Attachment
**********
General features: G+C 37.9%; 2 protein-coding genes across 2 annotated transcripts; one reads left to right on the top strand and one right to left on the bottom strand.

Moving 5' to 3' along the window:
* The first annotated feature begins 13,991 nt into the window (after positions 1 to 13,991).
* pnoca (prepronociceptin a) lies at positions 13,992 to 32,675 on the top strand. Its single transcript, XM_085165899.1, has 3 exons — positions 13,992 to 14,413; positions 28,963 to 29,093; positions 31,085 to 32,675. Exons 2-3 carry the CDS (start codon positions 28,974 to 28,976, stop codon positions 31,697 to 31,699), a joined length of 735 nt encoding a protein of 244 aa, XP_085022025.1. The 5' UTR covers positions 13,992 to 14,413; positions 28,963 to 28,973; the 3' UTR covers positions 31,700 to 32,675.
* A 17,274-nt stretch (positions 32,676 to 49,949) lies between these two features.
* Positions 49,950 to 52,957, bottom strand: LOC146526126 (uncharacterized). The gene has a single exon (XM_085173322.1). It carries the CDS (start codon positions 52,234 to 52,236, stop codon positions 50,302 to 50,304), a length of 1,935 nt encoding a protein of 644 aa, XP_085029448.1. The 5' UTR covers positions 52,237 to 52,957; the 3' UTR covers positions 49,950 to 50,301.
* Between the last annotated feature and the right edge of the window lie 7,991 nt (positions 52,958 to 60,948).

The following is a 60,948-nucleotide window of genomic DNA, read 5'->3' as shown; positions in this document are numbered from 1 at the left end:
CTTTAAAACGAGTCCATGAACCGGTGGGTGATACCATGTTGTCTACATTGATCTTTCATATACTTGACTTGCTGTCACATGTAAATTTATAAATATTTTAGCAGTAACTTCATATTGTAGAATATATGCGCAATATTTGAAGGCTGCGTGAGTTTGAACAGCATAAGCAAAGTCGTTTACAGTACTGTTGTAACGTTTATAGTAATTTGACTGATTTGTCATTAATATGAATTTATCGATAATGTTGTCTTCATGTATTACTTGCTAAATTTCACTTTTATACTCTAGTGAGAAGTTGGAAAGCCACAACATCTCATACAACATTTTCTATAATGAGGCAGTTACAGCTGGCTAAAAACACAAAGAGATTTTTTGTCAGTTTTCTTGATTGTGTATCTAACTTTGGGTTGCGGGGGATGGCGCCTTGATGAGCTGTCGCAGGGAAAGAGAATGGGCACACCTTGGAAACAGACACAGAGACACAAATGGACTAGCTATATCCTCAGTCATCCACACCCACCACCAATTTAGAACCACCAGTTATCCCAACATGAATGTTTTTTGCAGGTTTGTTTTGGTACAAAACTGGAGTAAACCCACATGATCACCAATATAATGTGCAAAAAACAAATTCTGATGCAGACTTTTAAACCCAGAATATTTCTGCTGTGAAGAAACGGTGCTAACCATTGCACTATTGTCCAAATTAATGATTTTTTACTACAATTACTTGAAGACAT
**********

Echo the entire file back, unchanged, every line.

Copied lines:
General features: G+C 37.9%; 2 protein-coding genes across 2 annotated transcripts; one reads left to right on the top strand and one right to left on the bottom strand.

Moving 5' to 3' along the window:
* The first annotated feature begins 13,991 nt into the window (after positions 1 to 13,991).
* pnoca (prepronociceptin a) lies at positions 13,992 to 32,675 on the top strand. Its single transcript, XM_085165899.1, has 3 exons — positions 13,992 to 14,413; positions 28,963 to 29,093; positions 31,085 to 32,675. Exons 2-3 carry the CDS (start codon positions 28,974 to 28,976, stop codon positions 31,697 to 31,699), a joined length of 735 nt encoding a protein of 244 aa, XP_085022025.1. The 5' UTR covers positions 13,992 to 14,413; positions 28,963 to 28,973; the 3' UTR covers positions 31,700 to 32,675.
* A 17,274-nt stretch (positions 32,676 to 49,949) lies between these two features.
* Positions 49,950 to 52,957, bottom strand: LOC146526126 (uncharacterized). The gene has a single exon (XM_085173322.1). It carries the CDS (start codon positions 52,234 to 52,236, stop codon positions 50,302 to 50,304), a length of 1,935 nt encoding a protein of 644 aa, XP_085029448.1. The 5' UTR covers positions 52,237 to 52,957; the 3' UTR covers positions 49,950 to 50,301.
* Between the last annotated feature and the right edge of the window lie 7,991 nt (positions 52,958 to 60,948).

The following is a 60,948-nucleotide window of genomic DNA, read 5'->3' as shown; positions in this document are numbered from 1 at the left end:
CTTTAAAACGAGTCCATGAACCGGTGGGTGATACCATGTTGTCTACATTGATCTTTCATATACTTGACTTGCTGTCACATGTAAATTTATAAATATTTTAGCAGTAACTTCATATTGTAGAATATATGCGCAATATTTGAAGGCTGCGTGAGTTTGAACAGCATAAGCAAAGTCGTTTACAGTACTGTTGTAACGTTTATAGTAATTTGACTGATTTGTCATTAATATGAATTTATCGATAATGTTGTCTTCATGTATTACTTGCTAAATTTCACTTTTATACTCTAGTGAGAAGTTGGAAAGCCACAACATCTCATACAACATTTTCTATAATGAGGCAGTTACAGCTGGCTAAAAACACAAAGAGATTTTTTGTCAGTTTTCTTGATTGTGTATCTAACTTTGGGTTGCGGGGGATGGCGCCTTGATGAGCTGTCGCAGGGAAAGAGAATGGGCACACCTTGGAAACAGACACAGAGACACAAATGGACTAGCTATATCCTCAGTCATCCACACCCACCACCAATTTAGAACCACCAGTTATCCCAACATGAATGTTTTTTGCAGGTTTGTTTTGGTACAAAACTGGAGTAAACCCACATGATCACCAATATAATGTGCAAAAAACAAATTCTGATGCAGACTTTTAAACCCAGAATATTTCTGCTGTGAAGAAACGGTGCTAACCATTGCACTATTGTCCAAATTAATGATTTTTTACTACAATTACTTGAAGACAT